The 5 Best Places to Spend the Holidays Abroad

The 5 Best Places to Spend the Holidays Abroad

Written by Shannon O’Donnell on

Shannon O'Donnell is a long-term traveler who has been on the road since 2008 and has lived everywhere from Southeast Asia to Barcelona, where she now calls home. She travels slowly and supports responsible tourism along the way, winning numerous awards for her work advocating for the communities impacted by travel and tourism.

The 5 Best Places to Spend the Holidays Abroad

The 5 Best Places to Spend the Holidays Abroad


All of the best Christmas songs glorify being home for the holidays. There’s a difference between sugarplum schmaltz and real life, though, and nobody knows that better than a world traveler. Spending the holidays abroad, whether intently or as part of a longer international trip, can be magical. While the holidays at home conjure up memories of long-held family traditions, those spent on the road are all about discovering new ones, adapting and refashioning your own customs, and making the kind of Yuletide memories that will last a lifetime. From the deeply traditional to the offbeat, we’ve whittled down our list of the globe’s best holiday destinations to our five favorites.


The fabled European Christmas markets don’t get bigger or brighter than those of Germany. If you are looking for a destination where December 25 feels like Christmas, this is a great choice. From festive decorations and tchotchkes to traditional yumminess and eclectic holiday souvenirs, the markets are a fantastic place to browse and have fun—many feature midway rides or ice-skating rinks for bonus enjoyment. The sound of brass bands fills the air, and the street is perfumed with the scents of powdered sweets, cooking meats, and mulled wine. The small size of Europe means that you can visit many Christmas markets over the course of days, but the quality of the German markets makes the country a great home base for your travels.


Sunlight is scarce in Iceland during December, but they have the only lights that matter—the Northern Lights! A sighting of the gorgeous aurora borealis will be a Christmas miracle you won’t soon forget. Learn about the Yule Lads, the “13 Santas” (one for each day of Christmas celebrated by Icelanders) who leave children small gifts in their shoes between December 12th and 25th, and the mischievous “Christmas Cat,” who can be warded off by acquiring a new piece of clothing. Dine on ham, smoked lamb, or ptarmigan and enjoy your holiday on top of the world!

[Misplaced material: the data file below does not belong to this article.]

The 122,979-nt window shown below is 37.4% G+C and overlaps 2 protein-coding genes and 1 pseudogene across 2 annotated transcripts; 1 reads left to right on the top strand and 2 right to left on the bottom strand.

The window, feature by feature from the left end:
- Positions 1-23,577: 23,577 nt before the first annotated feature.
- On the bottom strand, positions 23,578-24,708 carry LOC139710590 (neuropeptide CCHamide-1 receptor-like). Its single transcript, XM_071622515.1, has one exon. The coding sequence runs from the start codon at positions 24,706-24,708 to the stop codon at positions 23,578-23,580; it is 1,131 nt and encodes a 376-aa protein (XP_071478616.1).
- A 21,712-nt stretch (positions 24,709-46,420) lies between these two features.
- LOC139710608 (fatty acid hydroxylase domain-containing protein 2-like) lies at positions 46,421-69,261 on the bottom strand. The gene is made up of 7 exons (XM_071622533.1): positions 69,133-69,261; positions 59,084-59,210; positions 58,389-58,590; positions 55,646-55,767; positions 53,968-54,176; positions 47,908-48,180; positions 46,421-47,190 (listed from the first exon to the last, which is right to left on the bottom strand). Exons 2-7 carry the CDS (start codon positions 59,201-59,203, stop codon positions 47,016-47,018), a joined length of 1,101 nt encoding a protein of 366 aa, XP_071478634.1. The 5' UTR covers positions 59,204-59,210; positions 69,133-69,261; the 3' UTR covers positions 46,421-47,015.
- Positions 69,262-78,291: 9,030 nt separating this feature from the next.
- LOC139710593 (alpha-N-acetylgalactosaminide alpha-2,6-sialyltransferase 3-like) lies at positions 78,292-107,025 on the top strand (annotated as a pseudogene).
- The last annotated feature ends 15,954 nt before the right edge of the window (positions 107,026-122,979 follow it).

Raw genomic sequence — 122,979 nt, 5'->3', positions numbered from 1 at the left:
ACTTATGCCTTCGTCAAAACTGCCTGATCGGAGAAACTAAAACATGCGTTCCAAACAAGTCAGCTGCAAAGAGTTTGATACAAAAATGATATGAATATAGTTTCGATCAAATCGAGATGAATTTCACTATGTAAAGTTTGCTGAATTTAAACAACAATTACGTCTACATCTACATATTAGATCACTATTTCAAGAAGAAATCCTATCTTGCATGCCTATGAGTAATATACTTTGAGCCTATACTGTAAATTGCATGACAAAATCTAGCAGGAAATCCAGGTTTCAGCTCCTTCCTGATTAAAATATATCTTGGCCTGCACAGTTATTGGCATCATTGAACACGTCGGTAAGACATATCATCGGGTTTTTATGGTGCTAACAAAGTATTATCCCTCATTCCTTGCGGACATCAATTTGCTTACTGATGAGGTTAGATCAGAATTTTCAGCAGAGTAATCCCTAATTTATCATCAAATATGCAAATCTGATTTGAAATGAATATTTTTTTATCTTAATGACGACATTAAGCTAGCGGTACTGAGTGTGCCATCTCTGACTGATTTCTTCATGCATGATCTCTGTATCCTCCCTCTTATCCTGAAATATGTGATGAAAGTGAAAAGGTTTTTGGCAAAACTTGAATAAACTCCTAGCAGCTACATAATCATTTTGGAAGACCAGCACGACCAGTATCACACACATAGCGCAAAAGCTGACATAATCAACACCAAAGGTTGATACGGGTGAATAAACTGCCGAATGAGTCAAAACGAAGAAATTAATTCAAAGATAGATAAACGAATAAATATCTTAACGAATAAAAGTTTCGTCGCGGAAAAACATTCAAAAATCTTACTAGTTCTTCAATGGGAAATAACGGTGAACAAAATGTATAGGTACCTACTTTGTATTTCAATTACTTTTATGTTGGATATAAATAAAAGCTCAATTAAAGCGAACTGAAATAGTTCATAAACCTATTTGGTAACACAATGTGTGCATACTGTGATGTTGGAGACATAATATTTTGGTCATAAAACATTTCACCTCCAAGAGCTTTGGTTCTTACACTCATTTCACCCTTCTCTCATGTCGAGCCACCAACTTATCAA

Catholic traditions are deeply held in Brazil, which means Christmas is lavishly—and religiously—celebrated here. Most of the gift-giving, feasting, and celebrating of the holiday is done on Christmas Eve, although Christmas Day is a state holiday. Perhaps the most visible symbol of the season is the presépio, or nativity scene, set up in churches, homes, and storefronts. Children go to bed early on the 24th to hasten the arrival of Papai Noel, the Brazilian analogue of Santa Claus. Midnight Mass (Missa do Galo) and a huge family supper, or ceia, are diehard components of Christmas Eve celebrating. The 25th is reserved for sleeping in and going to the beach! In big cities like Brasilia, São Paulo, and Rio de Janeiro, every big tree in town will be bedecked with Christmas lights.


The Thai generally don’t celebrate Christmas, being Buddhist, but tourism has bridged the culture gap to some extent. The holiday spirit is definitely noticeable in Thailand, albeit with the colorful, highly adaptive spin that’s ubiquitous in Southeast Asia. Areas populated with ex-pats are visibly festive, with plastic Christmas trees and Santa hats on statues everywhere. The New Year is a time of spiritual celebration in Thailand, and for families to come together. The Thai exchange gifts, make merry, donate to charity, and meditate on thoughts and wishes for the year to come. At midnight on December 31st, the sound of fireworks resounds through each city, and hundreds of khom fai, or floating lanterns, fill the air. Make a wish on one, and according to tradition, the new year will bring you whatever you desire.


Christmas is a summer, not a winter holiday south of the Equator, so expect beachside grilling on the barbie and surfing Santa’s. Children are on their summer holidays from school, so many local families go camping or are on their own travels. Visibly, Christmas in Australia is very similar to the States—folks decorate Christmas trees and deck the halls with lights, hang wreaths on the front door, and go caroling by candlelight! As for Santa, Australian lore claims that he trades his reindeer in for six white kangaroos and wears lighter clothes to deliver gifts ‘round these warmer parts!

Have you ever spent the holidays abroad? Sound off on your travel experience in the comments!

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